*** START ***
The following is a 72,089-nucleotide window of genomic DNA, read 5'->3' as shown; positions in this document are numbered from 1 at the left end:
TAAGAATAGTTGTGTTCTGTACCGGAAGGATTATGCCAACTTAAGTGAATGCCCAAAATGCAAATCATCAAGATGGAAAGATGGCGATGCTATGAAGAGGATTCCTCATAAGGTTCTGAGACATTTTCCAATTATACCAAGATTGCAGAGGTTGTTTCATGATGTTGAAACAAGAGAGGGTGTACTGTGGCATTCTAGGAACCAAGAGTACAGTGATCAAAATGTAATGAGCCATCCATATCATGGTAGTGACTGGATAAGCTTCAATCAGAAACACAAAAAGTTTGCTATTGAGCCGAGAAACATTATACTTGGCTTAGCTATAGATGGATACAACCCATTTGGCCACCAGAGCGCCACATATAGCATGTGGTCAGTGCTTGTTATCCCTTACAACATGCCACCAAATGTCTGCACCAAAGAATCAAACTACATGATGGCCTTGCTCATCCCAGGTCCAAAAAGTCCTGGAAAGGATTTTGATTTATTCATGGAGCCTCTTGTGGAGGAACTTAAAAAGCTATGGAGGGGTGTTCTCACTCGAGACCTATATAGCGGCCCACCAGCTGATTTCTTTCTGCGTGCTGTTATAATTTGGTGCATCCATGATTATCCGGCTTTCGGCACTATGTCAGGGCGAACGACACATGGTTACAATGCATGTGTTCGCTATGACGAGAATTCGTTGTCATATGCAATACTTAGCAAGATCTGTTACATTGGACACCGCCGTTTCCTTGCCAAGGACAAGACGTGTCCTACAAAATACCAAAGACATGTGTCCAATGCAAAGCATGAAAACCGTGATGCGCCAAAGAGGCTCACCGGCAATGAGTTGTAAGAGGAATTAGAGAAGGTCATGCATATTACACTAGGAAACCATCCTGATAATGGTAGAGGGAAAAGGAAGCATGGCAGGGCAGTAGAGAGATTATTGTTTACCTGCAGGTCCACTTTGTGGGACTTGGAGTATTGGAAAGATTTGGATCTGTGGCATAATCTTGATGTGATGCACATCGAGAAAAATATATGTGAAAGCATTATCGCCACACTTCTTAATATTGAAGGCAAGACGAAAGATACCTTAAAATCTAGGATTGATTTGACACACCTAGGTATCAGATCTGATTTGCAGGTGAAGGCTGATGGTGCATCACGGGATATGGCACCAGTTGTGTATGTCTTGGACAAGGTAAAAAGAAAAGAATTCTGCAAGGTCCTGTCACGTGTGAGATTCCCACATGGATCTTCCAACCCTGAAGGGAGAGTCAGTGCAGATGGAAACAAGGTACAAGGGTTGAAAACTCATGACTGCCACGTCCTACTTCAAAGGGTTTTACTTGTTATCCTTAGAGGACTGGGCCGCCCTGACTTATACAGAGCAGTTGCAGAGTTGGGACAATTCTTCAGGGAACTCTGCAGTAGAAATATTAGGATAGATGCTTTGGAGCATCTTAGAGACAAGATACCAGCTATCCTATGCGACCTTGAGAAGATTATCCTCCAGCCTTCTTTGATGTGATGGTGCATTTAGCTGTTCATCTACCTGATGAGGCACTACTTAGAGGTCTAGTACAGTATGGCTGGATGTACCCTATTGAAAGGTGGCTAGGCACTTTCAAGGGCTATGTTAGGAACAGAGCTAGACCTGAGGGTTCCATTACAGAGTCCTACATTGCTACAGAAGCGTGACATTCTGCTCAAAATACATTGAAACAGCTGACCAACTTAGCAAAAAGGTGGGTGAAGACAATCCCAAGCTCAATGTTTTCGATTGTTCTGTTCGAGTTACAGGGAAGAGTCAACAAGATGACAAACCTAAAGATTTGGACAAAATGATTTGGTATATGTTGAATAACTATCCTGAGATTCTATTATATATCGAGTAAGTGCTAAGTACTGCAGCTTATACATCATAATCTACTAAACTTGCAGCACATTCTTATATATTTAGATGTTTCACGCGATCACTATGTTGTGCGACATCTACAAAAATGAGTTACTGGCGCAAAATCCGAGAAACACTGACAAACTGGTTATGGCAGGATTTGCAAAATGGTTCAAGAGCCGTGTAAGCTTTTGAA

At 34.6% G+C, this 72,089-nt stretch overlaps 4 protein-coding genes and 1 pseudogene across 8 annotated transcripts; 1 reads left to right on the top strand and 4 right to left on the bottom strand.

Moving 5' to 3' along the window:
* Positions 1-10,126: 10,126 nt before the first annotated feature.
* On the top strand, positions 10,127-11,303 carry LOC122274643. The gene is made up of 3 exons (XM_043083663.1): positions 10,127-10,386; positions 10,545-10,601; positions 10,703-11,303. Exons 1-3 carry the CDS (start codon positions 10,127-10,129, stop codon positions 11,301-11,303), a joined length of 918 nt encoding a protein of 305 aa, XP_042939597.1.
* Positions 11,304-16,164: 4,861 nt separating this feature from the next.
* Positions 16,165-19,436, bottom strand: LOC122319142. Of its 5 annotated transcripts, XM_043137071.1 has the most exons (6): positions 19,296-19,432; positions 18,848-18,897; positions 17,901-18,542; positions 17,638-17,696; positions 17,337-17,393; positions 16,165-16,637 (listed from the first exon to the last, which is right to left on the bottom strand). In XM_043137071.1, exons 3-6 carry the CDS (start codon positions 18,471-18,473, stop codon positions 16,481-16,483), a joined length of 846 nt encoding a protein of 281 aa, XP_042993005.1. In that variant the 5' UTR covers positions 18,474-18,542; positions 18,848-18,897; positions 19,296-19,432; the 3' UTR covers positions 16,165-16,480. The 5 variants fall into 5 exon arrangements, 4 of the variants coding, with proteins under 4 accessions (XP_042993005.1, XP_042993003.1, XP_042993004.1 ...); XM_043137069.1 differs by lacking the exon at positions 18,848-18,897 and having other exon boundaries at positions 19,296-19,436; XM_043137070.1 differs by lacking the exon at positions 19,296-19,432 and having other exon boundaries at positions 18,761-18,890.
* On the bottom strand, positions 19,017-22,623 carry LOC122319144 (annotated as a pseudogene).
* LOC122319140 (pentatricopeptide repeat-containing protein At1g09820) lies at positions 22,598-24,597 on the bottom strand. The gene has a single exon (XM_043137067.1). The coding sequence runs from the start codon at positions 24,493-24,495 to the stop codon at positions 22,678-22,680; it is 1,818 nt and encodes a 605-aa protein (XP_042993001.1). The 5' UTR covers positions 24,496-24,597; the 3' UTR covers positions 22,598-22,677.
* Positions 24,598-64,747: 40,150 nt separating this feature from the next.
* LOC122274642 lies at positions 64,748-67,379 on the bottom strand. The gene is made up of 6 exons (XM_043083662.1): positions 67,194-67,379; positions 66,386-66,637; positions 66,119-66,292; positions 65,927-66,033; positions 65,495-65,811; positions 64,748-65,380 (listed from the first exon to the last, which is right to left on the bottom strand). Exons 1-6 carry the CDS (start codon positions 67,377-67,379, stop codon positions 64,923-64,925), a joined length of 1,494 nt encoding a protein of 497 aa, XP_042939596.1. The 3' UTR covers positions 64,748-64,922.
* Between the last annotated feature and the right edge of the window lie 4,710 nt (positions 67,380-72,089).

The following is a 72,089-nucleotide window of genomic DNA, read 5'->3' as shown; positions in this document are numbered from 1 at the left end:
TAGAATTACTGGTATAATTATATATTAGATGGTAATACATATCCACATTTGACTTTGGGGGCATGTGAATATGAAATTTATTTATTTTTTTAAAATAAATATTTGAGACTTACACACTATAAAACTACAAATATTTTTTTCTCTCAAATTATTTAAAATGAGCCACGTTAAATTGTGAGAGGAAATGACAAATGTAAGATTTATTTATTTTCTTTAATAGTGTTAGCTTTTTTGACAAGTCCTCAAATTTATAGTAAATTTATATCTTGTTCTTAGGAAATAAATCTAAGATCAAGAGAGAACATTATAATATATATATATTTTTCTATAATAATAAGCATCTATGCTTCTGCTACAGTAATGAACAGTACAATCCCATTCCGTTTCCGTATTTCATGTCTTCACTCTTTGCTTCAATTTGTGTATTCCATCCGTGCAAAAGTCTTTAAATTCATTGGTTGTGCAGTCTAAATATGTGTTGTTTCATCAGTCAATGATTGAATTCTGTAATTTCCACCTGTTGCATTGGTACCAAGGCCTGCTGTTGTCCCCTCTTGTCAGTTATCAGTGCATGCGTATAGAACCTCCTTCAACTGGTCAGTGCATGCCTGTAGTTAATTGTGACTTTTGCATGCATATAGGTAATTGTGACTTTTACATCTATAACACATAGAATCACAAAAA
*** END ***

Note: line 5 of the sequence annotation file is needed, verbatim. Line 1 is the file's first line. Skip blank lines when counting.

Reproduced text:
* Positions 1-10,126: 10,126 nt before the first annotated feature.